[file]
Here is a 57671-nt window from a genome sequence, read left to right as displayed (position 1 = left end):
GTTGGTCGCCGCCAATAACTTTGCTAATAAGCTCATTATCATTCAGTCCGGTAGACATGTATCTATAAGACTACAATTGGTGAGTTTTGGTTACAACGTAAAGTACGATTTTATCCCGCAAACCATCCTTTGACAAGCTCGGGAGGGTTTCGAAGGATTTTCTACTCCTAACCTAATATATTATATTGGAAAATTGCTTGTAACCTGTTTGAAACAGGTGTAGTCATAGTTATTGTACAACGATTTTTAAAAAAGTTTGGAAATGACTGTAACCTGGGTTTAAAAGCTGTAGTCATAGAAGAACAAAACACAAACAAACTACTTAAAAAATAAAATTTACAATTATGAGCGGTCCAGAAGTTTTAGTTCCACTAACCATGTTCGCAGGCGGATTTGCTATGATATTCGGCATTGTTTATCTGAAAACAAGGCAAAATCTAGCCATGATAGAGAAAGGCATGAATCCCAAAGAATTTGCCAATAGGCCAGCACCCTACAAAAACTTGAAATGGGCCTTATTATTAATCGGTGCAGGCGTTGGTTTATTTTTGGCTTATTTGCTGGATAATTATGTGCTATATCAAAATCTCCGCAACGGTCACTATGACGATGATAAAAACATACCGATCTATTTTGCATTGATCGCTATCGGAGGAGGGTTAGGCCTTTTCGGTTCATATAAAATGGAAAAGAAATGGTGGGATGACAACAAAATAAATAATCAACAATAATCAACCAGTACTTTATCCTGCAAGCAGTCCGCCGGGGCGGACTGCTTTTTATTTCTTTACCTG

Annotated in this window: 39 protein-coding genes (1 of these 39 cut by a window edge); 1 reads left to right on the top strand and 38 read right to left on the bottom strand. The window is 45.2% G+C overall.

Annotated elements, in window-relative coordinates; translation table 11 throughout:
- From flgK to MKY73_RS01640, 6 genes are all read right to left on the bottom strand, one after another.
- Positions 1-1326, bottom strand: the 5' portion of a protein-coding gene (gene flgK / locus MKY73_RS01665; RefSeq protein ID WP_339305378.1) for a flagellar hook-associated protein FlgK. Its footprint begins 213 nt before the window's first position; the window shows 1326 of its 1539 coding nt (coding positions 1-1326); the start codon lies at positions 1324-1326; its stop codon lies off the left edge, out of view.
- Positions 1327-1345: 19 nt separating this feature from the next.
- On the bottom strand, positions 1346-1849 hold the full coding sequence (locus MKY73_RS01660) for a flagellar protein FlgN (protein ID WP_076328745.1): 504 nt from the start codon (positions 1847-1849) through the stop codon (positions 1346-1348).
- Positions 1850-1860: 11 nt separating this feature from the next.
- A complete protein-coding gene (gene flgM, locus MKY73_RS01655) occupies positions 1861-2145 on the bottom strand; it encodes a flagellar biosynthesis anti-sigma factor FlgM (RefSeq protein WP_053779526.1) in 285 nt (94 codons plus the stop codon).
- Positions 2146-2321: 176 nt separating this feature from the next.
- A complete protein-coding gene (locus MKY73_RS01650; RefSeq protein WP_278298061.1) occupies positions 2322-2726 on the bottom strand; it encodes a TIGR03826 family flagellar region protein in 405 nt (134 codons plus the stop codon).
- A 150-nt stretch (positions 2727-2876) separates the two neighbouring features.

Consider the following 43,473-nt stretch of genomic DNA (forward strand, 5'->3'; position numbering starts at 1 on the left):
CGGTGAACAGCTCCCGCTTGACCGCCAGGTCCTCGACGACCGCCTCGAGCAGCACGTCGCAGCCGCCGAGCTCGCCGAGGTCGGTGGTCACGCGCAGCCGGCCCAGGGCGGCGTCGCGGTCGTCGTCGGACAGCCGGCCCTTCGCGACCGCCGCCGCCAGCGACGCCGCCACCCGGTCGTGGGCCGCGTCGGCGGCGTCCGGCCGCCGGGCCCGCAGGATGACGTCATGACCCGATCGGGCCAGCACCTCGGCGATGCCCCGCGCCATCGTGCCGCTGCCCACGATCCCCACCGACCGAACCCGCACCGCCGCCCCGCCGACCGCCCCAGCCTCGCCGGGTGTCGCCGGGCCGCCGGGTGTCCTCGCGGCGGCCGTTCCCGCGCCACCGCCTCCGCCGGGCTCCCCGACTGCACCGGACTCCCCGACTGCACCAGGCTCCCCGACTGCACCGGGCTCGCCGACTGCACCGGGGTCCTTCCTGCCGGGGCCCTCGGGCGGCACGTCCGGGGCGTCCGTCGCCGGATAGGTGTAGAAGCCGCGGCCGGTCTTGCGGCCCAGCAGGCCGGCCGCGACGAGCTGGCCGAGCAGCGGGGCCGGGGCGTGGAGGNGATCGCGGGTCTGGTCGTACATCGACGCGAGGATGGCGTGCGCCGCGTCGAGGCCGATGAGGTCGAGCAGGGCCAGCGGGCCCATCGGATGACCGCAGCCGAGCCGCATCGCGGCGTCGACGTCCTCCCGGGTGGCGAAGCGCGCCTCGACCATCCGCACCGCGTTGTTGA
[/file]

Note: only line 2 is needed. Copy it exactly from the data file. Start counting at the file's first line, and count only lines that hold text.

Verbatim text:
GTTGGTCGCCGCCAATAACTTTGCTAATAAGCTCATTATCATTCAGTCCGGTAGACATGTATCTATAAGACTACAATTGGTGAGTTTTGGTTACAACGTAAAGTACGATTTTATCCCGCAAACCATCCTTTGACAAGCTCGGGAGGGTTTCGAAGGATTTTCTACTCCTAACCTAATATATTATATTGGAAAATTGCTTGTAACCTGTTTGAAACAGGTGTAGTCATAGTTATTGTACAACGATTTTTAAAAAAGTTTGGAAATGACTGTAACCTGGGTTTAAAAGCTGTAGTCATAGAAGAACAAAACACAAACAAACTACTTAAAAAATAAAATTTACAATTATGAGCGGTCCAGAAGTTTTAGTTCCACTAACCATGTTCGCAGGCGGATTTGCTATGATATTCGGCATTGTTTATCTGAAAACAAGGCAAAATCTAGCCATGATAGAGAAAGGCATGAATCCCAAAGAATTTGCCAATAGGCCAGCACCCTACAAAAACTTGAAATGGGCCTTATTATTAATCGGTGCAGGCGTTGGTTTATTTTTGGCTTATTTGCTGGATAATTATGTGCTATATCAAAATCTCCGCAACGGTCACTATGACGATGATAAAAACATACCGATCTATTTTGCATTGATCGCTATCGGAGGAGGGTTAGGCCTTTTCGGTTCATATAAAATGGAAAAGAAATGGTGGGATGACAACAAAATAAATAATCAACAATAATCAACCAGTACTTTATCCTGCAAGCAGTCCGCCGGGGCGGACTGCTTTTTATTTCTTTACCTG